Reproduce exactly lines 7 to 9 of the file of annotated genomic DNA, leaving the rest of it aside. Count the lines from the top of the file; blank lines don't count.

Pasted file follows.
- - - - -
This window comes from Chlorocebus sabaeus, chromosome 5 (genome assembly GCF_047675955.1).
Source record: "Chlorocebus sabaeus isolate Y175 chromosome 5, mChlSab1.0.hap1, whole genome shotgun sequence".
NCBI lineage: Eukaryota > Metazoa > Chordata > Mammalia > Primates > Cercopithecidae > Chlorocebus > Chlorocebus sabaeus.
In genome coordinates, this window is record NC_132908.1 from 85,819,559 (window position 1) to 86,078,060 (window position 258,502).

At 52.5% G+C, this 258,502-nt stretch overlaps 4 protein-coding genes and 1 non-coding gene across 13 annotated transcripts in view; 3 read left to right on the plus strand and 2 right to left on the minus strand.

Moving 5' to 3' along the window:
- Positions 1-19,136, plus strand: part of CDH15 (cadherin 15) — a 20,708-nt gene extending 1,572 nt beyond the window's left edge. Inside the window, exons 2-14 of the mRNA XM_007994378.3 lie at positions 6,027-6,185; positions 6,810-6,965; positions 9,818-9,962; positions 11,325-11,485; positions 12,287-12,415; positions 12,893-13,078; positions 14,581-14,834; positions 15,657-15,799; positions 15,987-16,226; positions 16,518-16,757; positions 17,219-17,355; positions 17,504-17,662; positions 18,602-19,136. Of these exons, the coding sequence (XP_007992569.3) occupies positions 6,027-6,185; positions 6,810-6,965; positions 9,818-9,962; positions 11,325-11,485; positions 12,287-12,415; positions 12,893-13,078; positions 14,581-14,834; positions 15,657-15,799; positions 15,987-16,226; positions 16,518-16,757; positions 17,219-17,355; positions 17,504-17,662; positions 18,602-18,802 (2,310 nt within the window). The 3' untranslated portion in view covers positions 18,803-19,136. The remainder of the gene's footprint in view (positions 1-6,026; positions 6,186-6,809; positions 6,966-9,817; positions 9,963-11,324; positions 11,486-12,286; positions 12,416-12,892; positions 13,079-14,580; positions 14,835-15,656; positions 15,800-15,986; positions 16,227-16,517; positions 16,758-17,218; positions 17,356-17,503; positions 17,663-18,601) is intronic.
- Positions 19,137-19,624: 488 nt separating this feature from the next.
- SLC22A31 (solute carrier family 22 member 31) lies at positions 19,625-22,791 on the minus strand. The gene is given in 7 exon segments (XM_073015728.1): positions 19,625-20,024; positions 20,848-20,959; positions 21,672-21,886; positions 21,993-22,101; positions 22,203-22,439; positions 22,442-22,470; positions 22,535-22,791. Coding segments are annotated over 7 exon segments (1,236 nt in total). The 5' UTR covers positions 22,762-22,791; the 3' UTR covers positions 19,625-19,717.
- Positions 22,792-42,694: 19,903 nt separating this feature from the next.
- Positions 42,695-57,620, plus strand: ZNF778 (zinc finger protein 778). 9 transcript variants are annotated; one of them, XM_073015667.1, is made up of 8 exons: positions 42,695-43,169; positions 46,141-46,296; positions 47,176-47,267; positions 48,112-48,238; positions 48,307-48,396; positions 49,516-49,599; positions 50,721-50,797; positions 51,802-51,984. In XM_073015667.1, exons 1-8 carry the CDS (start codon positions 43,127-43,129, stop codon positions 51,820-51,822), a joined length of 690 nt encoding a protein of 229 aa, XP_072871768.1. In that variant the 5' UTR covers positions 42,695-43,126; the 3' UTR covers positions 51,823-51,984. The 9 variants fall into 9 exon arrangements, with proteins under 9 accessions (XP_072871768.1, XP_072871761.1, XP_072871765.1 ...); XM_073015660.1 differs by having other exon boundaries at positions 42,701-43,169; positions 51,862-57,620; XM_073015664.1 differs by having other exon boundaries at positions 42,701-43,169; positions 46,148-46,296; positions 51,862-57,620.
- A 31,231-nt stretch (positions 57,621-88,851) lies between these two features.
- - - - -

- Positions 1-19,136, plus strand: part of CDH15 (cadherin 15) — a 20,708-nt gene extending 1,572 nt beyond the window's left edge. Inside the window, exons 2-14 of the mRNA XM_007994378.3 lie at positions 6,027-6,185; positions 6,810-6,965; positions 9,818-9,962; positions 11,325-11,485; positions 12,287-12,415; positions 12,893-13,078; positions 14,581-14,834; positions 15,657-15,799; positions 15,987-16,226; positions 16,518-16,757; positions 17,219-17,355; positions 17,504-17,662; positions 18,602-19,136. Of these exons, the coding sequence (XP_007992569.3) occupies positions 6,027-6,185; positions 6,810-6,965; positions 9,818-9,962; positions 11,325-11,485; positions 12,287-12,415; positions 12,893-13,078; positions 14,581-14,834; positions 15,657-15,799; positions 15,987-16,226; positions 16,518-16,757; positions 17,219-17,355; positions 17,504-17,662; positions 18,602-18,802 (2,310 nt within the window). The 3' untranslated portion in view covers positions 18,803-19,136. The remainder of the gene's footprint in view (positions 1-6,026; positions 6,186-6,809; positions 6,966-9,817; positions 9,963-11,324; positions 11,486-12,286; positions 12,416-12,892; positions 13,079-14,580; positions 14,835-15,656; positions 15,800-15,986; positions 16,227-16,517; positions 16,758-17,218; positions 17,356-17,503; positions 17,663-18,601) is intronic.
- Positions 19,137-19,624: 488 nt separating this feature from the next.
- SLC22A31 (solute carrier family 22 member 31) lies at positions 19,625-22,791 on the minus strand. The gene is given in 7 exon segments (XM_073015728.1): positions 19,625-20,024; positions 20,848-20,959; positions 21,672-21,886; positions 21,993-22,101; positions 22,203-22,439; positions 22,442-22,470; positions 22,535-22,791. Coding segments are annotated over 7 exon segments (1,236 nt in total). The 5' UTR covers positions 22,762-22,791; the 3' UTR covers positions 19,625-19,717.